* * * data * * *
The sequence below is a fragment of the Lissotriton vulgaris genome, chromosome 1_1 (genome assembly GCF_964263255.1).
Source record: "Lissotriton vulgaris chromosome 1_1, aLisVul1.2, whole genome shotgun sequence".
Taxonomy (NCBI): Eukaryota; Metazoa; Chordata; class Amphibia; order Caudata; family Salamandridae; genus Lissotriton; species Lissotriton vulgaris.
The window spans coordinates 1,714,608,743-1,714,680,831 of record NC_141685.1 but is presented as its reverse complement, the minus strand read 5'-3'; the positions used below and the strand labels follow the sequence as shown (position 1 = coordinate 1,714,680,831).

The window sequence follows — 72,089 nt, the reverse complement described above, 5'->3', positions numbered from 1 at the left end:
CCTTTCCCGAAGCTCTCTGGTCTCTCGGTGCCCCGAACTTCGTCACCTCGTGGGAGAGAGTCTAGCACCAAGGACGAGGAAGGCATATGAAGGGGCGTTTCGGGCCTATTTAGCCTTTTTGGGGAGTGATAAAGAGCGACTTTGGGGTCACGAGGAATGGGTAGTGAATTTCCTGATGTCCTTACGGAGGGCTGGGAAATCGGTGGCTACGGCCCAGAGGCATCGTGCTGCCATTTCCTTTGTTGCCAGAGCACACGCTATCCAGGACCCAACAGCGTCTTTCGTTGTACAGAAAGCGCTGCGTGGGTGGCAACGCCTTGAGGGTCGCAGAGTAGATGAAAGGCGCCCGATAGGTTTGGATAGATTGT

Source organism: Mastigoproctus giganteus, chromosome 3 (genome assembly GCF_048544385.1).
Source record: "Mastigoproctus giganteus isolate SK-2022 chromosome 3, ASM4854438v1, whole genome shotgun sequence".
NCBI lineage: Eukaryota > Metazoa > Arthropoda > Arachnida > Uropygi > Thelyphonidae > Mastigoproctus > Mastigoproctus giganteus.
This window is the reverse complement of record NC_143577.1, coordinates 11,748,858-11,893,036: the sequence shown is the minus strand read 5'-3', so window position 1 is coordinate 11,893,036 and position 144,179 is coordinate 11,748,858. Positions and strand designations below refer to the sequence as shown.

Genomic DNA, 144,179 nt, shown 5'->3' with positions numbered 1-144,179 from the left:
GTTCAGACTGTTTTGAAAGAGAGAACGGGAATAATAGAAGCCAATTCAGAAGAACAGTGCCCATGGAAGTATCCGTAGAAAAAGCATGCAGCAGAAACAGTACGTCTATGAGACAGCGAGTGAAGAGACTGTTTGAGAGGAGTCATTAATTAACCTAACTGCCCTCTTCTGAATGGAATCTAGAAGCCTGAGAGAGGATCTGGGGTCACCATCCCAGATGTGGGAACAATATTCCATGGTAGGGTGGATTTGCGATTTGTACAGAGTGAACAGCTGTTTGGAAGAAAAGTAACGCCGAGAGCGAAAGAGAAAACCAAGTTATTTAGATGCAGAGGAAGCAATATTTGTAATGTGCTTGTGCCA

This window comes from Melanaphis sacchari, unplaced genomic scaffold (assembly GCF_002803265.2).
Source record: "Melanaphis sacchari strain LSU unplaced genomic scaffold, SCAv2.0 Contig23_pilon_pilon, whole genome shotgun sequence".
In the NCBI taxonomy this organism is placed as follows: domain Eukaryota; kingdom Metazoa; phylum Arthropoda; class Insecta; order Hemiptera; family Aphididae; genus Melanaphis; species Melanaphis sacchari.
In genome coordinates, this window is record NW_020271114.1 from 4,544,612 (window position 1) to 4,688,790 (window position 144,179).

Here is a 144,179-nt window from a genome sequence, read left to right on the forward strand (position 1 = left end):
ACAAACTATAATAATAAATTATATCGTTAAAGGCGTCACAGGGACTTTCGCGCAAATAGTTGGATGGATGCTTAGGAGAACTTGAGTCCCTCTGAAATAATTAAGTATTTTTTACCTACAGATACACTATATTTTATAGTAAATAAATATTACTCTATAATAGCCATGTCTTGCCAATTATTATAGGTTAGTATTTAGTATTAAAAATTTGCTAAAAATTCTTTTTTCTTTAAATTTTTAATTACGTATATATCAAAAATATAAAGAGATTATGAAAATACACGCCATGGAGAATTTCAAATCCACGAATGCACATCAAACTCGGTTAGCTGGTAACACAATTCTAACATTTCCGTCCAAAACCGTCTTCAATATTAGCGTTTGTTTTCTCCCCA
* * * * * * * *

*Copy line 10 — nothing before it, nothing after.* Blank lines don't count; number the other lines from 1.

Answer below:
This window is the reverse complement of record NC_143577.1, coordinates 11,748,858-11,893,036: the sequence shown is the minus strand read 5'-3', so window position 1 is coordinate 11,893,036 and position 144,179 is coordinate 11,748,858. Positions and strand designations below refer to the sequence as shown.